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Salmon and Sorrel Troisgros



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Salmon and Sorrel Troisgros

Daniel Boulud's
Cafe Boulud Cookbook:
French-American Recipes
for the Home Cook

by Daniel Boulud and Dorie Greenspan,
1999, Scribner

“The celebrated Troisgros brothers created thousands of dishes for their
Michelin-three-star restaurant in Roanne, France, but this dish, Salmon
and Sorrel Sauce, became a touchstone in French culture. It, more than
any dish created by any other chef, marked the passage from the classic
cooking of Escoffier to ‘la nouvelle cuisine’.  Today, with food so spare
and light, it might be hard to imagine the excitement – and discord – this
dish provoked. The components of the dish were not the newsmakers –
they’d been used singly and in combination for years by chefs in France.
It was the way in which the salmon was cooked and the manner in which
the plate was arranged that rocked the culinary establishment. In the old
order of things, the salmon would have been poached and placed on a warm
plate, and the sauce would have been spooned over it. In the Troisgros’s
instant classic, the salmon was flash-cooked in a pan, a radically new way
to cook fish, and it was the sauce that was put on the plate – the salmon
topped it. It may not sound like much now, but then, it changed the way
food was experienced.
If the dish did nothing but start a revolution, it would be interesting enough,
but it is, in fact, a pleasure to eat. The salmon, cut into thin slices (you can
cut the salmon at home with a long thin very sharp knife or ask the fish-
monger to do this for you), is seared on the outside so that the inside – what
little of it there is – is pink, velvety, and only just warm; the cream sauce is
rich, smooth, and sorely sour. Saumon à l’Oseille is still on the Troisgros
menu and still, as the Michelin guide would say, worth a journey.
This dish is a replica of the original Troisgros recipe; or, at least, it comes
as close as a French dish made in America with American ingredients can
come. While many of the ingredients in this country are very comparable to
those found in France, cream is the exception, so my sauce may taste just
a little different from the Troisgros sauce.”

Makes 4 servings

the sauce:
1 teaspoon unsalted butter
22 medium white mushrooms, trimmed but
stems left on, cleaned, and finely chopped
1 large shallot, peeled, trimmed, finely
chopped, rinsed, and dried
1 cup dry white wine
Salt and freshly ground white pepper
1 cup heavy cream
2 ounces sorrel, stemmed, washed, dried,
and cut into very thin strands

1. Melt the butter in a small saucepan over medium heat, then add the
mushrooms, shallot, and white wine and season with salt and pepper.
Bring the wine to a boil and cook, keeping a close eye on the pan,
until the wine has completely evaporated. Pour in the heavy cream,
lower the heat – it should be at its lowest possible setting – and let
cook very slowly for about 15 minutes, until the cream is just thick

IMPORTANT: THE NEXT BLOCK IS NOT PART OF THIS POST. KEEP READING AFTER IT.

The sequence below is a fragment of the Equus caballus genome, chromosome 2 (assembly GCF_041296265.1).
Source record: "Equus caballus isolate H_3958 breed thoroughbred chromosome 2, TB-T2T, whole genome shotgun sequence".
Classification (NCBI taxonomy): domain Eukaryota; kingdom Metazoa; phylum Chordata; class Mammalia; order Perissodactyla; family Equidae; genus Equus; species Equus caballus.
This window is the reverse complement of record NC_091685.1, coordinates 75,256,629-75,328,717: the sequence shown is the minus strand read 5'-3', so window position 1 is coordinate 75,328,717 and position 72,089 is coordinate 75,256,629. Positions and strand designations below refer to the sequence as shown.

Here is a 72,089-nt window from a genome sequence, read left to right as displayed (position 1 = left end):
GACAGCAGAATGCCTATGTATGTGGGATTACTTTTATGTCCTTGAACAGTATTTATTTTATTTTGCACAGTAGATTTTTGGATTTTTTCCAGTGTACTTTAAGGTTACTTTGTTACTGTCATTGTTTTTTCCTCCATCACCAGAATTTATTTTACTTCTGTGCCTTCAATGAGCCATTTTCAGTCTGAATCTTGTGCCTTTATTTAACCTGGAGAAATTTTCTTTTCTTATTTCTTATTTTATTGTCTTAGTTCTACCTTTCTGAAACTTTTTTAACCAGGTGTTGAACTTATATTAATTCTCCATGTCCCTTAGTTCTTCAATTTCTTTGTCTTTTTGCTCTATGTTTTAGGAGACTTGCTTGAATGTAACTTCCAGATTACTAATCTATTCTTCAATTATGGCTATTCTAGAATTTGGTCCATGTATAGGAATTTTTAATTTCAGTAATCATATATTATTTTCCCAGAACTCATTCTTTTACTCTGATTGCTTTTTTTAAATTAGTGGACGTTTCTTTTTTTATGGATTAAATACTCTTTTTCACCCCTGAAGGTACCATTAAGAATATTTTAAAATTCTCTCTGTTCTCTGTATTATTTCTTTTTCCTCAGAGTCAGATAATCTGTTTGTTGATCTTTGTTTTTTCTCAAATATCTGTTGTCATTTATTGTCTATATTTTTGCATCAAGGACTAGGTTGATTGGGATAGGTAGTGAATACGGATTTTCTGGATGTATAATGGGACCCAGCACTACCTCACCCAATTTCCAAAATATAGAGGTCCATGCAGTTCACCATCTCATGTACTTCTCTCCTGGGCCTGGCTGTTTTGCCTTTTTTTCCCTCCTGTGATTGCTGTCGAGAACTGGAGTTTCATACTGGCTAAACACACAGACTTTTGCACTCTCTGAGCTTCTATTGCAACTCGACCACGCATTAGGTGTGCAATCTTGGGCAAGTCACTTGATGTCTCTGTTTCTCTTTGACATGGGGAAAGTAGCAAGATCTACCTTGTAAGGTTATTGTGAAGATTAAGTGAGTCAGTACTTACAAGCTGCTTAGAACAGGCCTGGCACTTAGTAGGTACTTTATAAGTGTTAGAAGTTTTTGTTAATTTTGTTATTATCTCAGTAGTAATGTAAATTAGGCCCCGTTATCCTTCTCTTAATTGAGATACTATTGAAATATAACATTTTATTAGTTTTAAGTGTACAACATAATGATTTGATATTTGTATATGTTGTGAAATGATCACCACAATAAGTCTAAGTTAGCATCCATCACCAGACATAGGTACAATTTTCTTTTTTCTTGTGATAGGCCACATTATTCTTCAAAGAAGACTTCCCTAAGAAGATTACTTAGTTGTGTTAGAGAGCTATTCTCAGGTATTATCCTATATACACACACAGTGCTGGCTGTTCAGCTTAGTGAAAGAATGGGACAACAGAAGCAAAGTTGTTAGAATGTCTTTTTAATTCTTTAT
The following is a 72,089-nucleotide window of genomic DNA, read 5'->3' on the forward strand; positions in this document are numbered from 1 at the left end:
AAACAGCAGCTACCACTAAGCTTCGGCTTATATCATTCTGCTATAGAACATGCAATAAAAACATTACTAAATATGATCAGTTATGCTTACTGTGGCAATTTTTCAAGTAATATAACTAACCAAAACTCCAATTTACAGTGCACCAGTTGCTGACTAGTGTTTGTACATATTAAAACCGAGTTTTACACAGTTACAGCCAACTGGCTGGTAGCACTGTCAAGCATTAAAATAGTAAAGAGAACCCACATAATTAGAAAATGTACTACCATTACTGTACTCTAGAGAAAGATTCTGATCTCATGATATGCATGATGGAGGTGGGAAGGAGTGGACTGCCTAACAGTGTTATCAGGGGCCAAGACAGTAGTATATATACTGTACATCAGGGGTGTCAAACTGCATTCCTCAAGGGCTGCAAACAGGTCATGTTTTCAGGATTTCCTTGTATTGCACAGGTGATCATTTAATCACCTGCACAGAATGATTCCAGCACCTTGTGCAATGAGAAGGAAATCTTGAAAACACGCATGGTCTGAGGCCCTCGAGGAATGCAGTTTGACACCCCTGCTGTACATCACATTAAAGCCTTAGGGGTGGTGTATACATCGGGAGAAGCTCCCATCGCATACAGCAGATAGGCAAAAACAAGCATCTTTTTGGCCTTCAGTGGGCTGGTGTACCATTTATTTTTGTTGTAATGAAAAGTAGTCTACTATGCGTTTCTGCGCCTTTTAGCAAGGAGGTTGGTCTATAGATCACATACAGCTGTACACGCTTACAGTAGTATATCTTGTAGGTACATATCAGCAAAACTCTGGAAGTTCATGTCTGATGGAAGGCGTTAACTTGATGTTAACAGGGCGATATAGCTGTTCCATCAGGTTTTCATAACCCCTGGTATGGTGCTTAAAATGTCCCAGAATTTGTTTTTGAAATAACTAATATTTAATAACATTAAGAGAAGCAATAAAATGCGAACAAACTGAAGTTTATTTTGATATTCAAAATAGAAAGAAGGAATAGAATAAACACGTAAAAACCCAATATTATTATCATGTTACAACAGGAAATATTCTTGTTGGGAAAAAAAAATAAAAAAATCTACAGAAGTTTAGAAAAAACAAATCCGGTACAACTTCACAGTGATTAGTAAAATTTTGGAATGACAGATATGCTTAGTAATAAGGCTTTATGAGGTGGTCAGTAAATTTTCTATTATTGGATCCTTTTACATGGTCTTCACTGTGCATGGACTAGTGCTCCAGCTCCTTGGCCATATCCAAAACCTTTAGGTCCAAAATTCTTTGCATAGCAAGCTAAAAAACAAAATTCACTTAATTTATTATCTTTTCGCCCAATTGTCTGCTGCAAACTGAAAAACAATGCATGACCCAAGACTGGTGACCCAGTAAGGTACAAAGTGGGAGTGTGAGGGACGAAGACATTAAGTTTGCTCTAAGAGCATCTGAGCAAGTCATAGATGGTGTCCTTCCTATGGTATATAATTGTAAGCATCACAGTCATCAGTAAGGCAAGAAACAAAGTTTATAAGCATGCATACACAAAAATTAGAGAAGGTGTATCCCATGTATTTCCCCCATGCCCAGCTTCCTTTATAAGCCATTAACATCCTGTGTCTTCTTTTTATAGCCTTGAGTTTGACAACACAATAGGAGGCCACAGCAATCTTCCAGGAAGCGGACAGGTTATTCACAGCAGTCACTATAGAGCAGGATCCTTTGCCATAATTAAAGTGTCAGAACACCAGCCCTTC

enough to barely coat a metal spoon. Strain the cream into another
small saucepan. (You can make the sauce to this point up to 2 hours
ahead and keep it covered at room temperature.
2. When you are ready to sear the fish, add the sorrel to the cream and
put the saucepan over medium heat. Bring the cream just to the boil
and then pull the pan from the heat; taste and season with salt and
pepper if needed.

the salmon:

22 center-cut salmon fillets, each about
1 1/4 inches thick, 6 inches long, and
4 to 5 inches wide (size is more
important than weight here, but
each fillet will probably be
about 3/4 pound)
Salt and freshly ground white pepper/font>

1. Using a long knife with a very sharp thin blade, slice each salmon fillet
into 2 scallops by cutting across the top of the salmon – you’re cutting
horizontally in order to have 4 slices that are each about 6 inches long,
4 to 5 inches wide, and about 1/3 inch thick. The sliced salmon will look
like the fish version of veal scaloppini, and, because you cut the salmon
across, not downward, you’ll have a scrap of flesh and skin left over.
Season the fillets on one side with salt and pepper.
2. Coat the bottom of 4 warm dinner plates with sorrel sauce and keep
them warm while you cook the fish.
3. Heat a large nonstick – it must be nonstick – sauté pan or skillet (or 2 smaller pans) over medium-high heat. When the pan is hot, slip in the
fillets. Cook for no more than 2 minutes (seriously) – you want the
salmon to be only half-cooked (the edges will be cooked and the
center will be raw, but warm) – then flip the fish over for 10 seconds
before serving.

to serve: Quickly lift the salmon out of the pan and place one fillet in
the center of each sauce-napped plate. Serve immediately – there’s
no time to lose – before the salmon cools.

to drink: The classic accompaniment to this nouvelle classic dish is
a Pouilly-Fuissé.

Featured Archive Recipes:
Crisp Paupiettes of Sea Bass
in Barolo Sauce (Boulud)

Crisp and Spicy Salmon with a
Vegetable Julienne (Anne Willan)

Pan-Roasted Salmon with
Burgundy-Rosemary Butter

Peppercorn-Crusted Salmon with
White Wine Butter Sauce

Spiced Steamed Salmon with
Chutney and Chard (Boulud)


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